I captured Bernt Løjtnant explanation on wolfberry and rural fencing in Denmark. Sorry, I didn’t have time to dub the video, language is Danish.

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Mangel (Beta vulgaris) Prizewinner

The exchange list of Frøsamlerne 2010 has been released.
As usual, there’s lots of rare and exciting varieties, collected in their gardens by members who are willing to share.

Do you know the Horn of plenty, alias African valerian (Fedia cornucopiae)?

Or Caucasian Spinach (Hablitzia tamnoides), a perennial climber with delicious edible leaves. I expect this to become a regular on the exchange list.

59 tomato varieties in all colours, shapes and sizes.

In 2010 ”Lost crops of the Incas” has become an independent grouping, including 3 types of Mashua Tropaeolum tuberosum), 2 types Oca (Oxalis tuberosa) and a single Yacon (Polymnia sonchifolia).

But also old local seeds, like the black barley = “Sort 6 radet Byg”.
The black oat, “Havre fra Ribe”, collected by Vavilov Institute (VIR) before 1920 (VIR K11504) in south west Denmark.

Take a look in the list, if you are a seed dreamer like me 🙂

I’m sure you can translate the list with Babelfish, Google or some other free language tool on the web.

This month the garden has looked clean and white.

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Chusan Palm (Trachycarpus fortunei) in snow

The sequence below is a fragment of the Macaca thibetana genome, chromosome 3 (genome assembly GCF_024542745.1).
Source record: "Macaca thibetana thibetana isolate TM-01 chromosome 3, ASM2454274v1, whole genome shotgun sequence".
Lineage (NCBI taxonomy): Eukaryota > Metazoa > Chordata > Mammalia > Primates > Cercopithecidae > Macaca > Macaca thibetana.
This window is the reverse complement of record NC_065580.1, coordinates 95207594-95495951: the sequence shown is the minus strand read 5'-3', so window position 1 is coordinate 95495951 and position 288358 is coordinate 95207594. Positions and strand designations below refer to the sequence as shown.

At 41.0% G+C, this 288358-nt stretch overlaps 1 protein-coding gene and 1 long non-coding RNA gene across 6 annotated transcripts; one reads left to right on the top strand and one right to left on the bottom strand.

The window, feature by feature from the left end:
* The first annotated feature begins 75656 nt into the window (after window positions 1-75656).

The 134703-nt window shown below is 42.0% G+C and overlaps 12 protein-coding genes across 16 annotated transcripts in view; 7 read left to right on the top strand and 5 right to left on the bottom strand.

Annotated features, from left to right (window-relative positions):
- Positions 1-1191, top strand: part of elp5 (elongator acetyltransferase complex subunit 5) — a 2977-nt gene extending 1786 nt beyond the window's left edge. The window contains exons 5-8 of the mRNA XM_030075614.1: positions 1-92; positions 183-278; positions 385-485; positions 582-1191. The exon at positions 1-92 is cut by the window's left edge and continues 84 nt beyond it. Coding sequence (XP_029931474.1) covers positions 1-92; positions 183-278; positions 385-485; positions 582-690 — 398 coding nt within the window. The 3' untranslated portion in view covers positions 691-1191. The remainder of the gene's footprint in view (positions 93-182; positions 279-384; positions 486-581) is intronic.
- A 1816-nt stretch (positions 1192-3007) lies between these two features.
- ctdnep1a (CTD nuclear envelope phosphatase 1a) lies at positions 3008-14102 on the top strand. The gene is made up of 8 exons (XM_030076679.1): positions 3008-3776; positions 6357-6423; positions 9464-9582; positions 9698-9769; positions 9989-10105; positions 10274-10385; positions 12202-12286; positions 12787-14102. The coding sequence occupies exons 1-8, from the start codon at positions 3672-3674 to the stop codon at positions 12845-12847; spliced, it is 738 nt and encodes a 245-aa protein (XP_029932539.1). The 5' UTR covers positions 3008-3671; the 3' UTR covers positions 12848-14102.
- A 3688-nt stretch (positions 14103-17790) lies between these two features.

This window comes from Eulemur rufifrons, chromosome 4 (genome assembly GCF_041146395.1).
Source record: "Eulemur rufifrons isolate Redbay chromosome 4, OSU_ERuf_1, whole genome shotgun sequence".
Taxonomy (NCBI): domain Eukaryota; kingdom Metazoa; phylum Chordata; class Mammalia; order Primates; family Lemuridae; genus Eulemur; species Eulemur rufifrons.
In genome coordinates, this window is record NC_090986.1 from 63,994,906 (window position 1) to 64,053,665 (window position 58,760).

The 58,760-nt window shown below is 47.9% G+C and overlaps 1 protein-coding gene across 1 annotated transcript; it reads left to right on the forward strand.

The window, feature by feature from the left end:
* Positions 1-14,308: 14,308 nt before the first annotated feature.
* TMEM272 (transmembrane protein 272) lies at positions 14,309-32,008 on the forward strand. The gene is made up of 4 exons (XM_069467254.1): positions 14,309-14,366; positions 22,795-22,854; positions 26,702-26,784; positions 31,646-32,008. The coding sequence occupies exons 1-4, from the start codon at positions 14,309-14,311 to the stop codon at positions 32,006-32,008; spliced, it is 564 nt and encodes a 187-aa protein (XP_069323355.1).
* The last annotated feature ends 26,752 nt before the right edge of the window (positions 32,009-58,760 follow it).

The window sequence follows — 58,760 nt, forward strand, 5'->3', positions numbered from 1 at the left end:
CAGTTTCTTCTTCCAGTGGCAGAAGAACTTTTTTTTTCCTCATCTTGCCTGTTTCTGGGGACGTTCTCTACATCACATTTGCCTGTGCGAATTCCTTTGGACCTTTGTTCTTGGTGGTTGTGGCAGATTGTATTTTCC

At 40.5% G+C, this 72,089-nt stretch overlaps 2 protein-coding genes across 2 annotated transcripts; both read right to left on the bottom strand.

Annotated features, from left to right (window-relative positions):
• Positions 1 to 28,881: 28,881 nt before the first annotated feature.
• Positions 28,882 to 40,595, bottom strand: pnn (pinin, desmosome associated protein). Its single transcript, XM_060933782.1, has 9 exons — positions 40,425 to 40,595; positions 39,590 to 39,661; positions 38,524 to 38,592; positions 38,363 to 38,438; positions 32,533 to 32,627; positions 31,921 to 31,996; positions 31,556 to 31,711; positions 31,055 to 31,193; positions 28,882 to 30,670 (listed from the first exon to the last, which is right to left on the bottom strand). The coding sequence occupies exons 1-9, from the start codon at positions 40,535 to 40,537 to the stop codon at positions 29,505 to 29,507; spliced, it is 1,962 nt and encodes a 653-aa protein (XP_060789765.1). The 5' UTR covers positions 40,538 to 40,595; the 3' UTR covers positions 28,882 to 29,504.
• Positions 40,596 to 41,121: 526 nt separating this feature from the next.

Kirsten in her allotment

Today I went by Kirstens allotment with some garlic, potatoes and seeds. She grow 100m² and use every square meter fantastic. Ex. achocha (seen behind her) follow her very tall peas. In this way she understand to grow her garden very intense – very inspiring for me.

Good people have been very generous (thanks to Patrick and all of you), and donated/exchanged new varieties of garlic, even more than I have room for. Kirsten is one of these dear souls, who will grow the “orphans”. In time we will select for the best garlics in our gardens. Anne from a neighbor allotment comes a little later, and then they will plant garlic in both allotments today.

Back home I also planted garlic. First I had to bring some order to them.

Garlic ready to set

I still have 31 varieties, and I think I just have room for them. Some of them I’m confident with, and will only plant topsets. In this way I keep the variety in my garden, save space and can quickly grow more of them next year.

Cats or garlic

As the heavy clay soil is improving it loosens up. Cats of the neighborhood likes digging in it, messing the garlics around. To prevent this mess, I have covered the garlicbeds with mesh.

Next week I will spread some organic fertilizer, feeding the sprouting garlic roots.